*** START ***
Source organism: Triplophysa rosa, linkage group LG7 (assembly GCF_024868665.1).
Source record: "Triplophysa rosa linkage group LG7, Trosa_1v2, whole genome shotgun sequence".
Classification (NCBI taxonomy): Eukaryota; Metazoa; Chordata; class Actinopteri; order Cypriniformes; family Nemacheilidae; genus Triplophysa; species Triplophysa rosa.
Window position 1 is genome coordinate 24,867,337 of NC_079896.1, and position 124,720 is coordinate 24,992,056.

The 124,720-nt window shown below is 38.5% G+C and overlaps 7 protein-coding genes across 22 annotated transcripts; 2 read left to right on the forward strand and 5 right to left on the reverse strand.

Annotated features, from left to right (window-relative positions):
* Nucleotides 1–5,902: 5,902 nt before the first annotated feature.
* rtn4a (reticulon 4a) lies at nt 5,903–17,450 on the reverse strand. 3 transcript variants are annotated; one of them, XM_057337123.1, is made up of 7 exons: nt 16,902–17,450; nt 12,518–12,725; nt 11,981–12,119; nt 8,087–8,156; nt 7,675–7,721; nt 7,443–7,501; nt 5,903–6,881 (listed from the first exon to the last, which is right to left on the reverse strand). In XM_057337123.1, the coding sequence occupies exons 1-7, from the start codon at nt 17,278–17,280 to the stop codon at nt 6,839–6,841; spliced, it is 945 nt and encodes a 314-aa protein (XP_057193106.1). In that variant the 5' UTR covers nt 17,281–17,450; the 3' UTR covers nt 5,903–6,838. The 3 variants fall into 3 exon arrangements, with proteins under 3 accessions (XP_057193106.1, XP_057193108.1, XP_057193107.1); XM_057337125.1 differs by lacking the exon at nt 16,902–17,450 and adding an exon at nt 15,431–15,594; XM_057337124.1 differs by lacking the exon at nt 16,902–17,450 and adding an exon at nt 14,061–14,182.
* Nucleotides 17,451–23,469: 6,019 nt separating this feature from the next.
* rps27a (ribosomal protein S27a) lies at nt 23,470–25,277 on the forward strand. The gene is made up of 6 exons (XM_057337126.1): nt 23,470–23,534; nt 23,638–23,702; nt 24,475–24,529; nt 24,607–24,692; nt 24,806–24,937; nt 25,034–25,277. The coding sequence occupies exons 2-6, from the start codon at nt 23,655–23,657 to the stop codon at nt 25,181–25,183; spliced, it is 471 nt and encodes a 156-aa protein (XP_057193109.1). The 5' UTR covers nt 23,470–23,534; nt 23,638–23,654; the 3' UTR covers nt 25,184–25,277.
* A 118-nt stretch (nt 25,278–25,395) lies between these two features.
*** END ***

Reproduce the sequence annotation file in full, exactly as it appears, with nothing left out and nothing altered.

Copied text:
Source organism: Triplophysa rosa, linkage group LG7 (assembly GCF_024868665.1).
Source record: "Triplophysa rosa linkage group LG7, Trosa_1v2, whole genome shotgun sequence".
Classification (NCBI taxonomy): Eukaryota; Metazoa; Chordata; class Actinopteri; order Cypriniformes; family Nemacheilidae; genus Triplophysa; species Triplophysa rosa.
Window position 1 is genome coordinate 24,867,337 of NC_079896.1, and position 124,720 is coordinate 24,992,056.

The 124,720-nt window shown below is 38.5% G+C and overlaps 7 protein-coding genes across 22 annotated transcripts; 2 read left to right on the forward strand and 5 right to left on the reverse strand.

Annotated features, from left to right (window-relative positions):
* Nucleotides 1–5,902: 5,902 nt before the first annotated feature.
* rtn4a (reticulon 4a) lies at nt 5,903–17,450 on the reverse strand. 3 transcript variants are annotated; one of them, XM_057337123.1, is made up of 7 exons: nt 16,902–17,450; nt 12,518–12,725; nt 11,981–12,119; nt 8,087–8,156; nt 7,675–7,721; nt 7,443–7,501; nt 5,903–6,881 (listed from the first exon to the last, which is right to left on the reverse strand). In XM_057337123.1, the coding sequence occupies exons 1-7, from the start codon at nt 17,278–17,280 to the stop codon at nt 6,839–6,841; spliced, it is 945 nt and encodes a 314-aa protein (XP_057193106.1). In that variant the 5' UTR covers nt 17,281–17,450; the 3' UTR covers nt 5,903–6,838. The 3 variants fall into 3 exon arrangements, with proteins under 3 accessions (XP_057193106.1, XP_057193108.1, XP_057193107.1); XM_057337125.1 differs by lacking the exon at nt 16,902–17,450 and adding an exon at nt 15,431–15,594; XM_057337124.1 differs by lacking the exon at nt 16,902–17,450 and adding an exon at nt 14,061–14,182.
* Nucleotides 17,451–23,469: 6,019 nt separating this feature from the next.
* rps27a (ribosomal protein S27a) lies at nt 23,470–25,277 on the forward strand. The gene is made up of 6 exons (XM_057337126.1): nt 23,470–23,534; nt 23,638–23,702; nt 24,475–24,529; nt 24,607–24,692; nt 24,806–24,937; nt 25,034–25,277. The coding sequence occupies exons 2-6, from the start codon at nt 23,655–23,657 to the stop codon at nt 25,181–25,183; spliced, it is 471 nt and encodes a 156-aa protein (XP_057193109.1). The 5' UTR covers nt 23,470–23,534; nt 23,638–23,654; the 3' UTR covers nt 25,184–25,277.
* A 118-nt stretch (nt 25,278–25,395) lies between these two features.